AAP’s victory

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Riding on its development agenda, the Arvind Kejriwal-led Aam Aadmi Party has registered another resounding victory in the Delhi assembly elections. Contrary to what was being claimed, the Bharatiya Janata Party couldn’t do much despite its high-pitched and star-studded election campaign which is blamed for trying every dirty trick in the book. And the grand old party of Indian politics, the Congress, has yet again been virtually decimated in a city it had ruled for three consecutive terms under Sheila Dikshit.

The elections in the national capital took place in the midst of massive protests in the city and elsewhere over the new citizenship law (Citizenship Amendment Act or CAA), the National Register of Citizens (NRC) and the National Population Register (NPR). The high-voltage campaign between the ruling AAP and the BJP which preceded the February 08 elections, and the subsequent results have thrown up many takeaways for the general public, and more so for the political parties – major one being that politics of hate has a very limited shelf-life and no one could milk the baser sentiments of the ordinary people forever.

The AAP’s victory in Delhi assembly polls has actually also brought the focus on how elections could be won even without resorting to hate campaigns, without name calling, and by rather remaining focused on what is achievable in terms of public welfare and development.  Indeed this is exactly what AAP did. Instead of getting sucked into the polarizing politics (for instance over the anti-CAA protests continuing in Delhi’s Shaheen Bagh and elsewhere) its campaign remained focused on all the “good work” party had done during its previous tenure in education as well as the health sector, highlighting the classrooms and schools with swimming polls and the Mohalla clinics.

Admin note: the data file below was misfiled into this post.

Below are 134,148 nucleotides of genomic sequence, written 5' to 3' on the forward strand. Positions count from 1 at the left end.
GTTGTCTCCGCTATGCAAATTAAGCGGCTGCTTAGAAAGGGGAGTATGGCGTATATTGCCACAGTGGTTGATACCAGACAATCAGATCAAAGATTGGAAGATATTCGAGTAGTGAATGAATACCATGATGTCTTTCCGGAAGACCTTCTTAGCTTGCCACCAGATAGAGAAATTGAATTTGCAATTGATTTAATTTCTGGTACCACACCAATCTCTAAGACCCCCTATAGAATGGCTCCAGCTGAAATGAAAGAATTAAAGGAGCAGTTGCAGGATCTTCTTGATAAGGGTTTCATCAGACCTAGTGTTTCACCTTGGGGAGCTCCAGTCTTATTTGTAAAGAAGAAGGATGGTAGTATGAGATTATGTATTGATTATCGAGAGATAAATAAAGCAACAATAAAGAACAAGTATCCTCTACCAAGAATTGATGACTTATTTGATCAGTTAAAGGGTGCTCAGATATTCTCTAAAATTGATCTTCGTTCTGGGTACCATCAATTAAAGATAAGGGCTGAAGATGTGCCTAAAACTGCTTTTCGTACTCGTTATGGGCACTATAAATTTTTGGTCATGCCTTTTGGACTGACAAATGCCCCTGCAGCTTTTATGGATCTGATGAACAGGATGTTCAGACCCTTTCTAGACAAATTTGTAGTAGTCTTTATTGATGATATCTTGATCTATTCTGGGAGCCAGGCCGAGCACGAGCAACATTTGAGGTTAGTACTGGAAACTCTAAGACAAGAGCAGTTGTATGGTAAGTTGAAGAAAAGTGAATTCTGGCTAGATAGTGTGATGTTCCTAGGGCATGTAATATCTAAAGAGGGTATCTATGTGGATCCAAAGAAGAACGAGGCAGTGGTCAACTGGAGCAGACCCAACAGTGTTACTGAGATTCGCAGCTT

While AAP government strongly positioned on local issues, BJP tried to fight this election on nationalism and national issues. The subject of CAA, removal of Article 370 from Jammu and Kashmir regularly featured during BJP leader’s campaign speeches. Entire BJP campaign was also driven by the national leadership of home minister Amit Shah and party president J P Nadda. The party workers too relied too much on the magic of national leadership. A number of BJP leaders also made provocative election speeches during the campaign and Parvesh Verma, Anurag Thakur and Kapil Mishra were banned by the Election Commission for such campaign speeches. This also didn’t get well with the voters. Parvesh Verma lost all the assembly constituencies in his Lok Sabha seat.

It was high pitch campaign from the BJP side with party putting in all available arsenal at its disposal. Despite that BJP couldn’t win hearts of Delhi populace. In the end it turned out that Delhi voters chose not to go with the politics of hate and exclusion over highly emotive issues and preferred a government which has promised to work on their basis amenities. This could possibly mark a big shift in the Indian politics – provided various political parties and groupings are receptive enough to heed, acknowledge and appreciate what people of Delhi have just said in no uncertain terms. Should it happen, then of course besides being a victory for the AAP, the Delhi election results would also be a huge victory for entire India and its political culture in general and electoral politics in particular.

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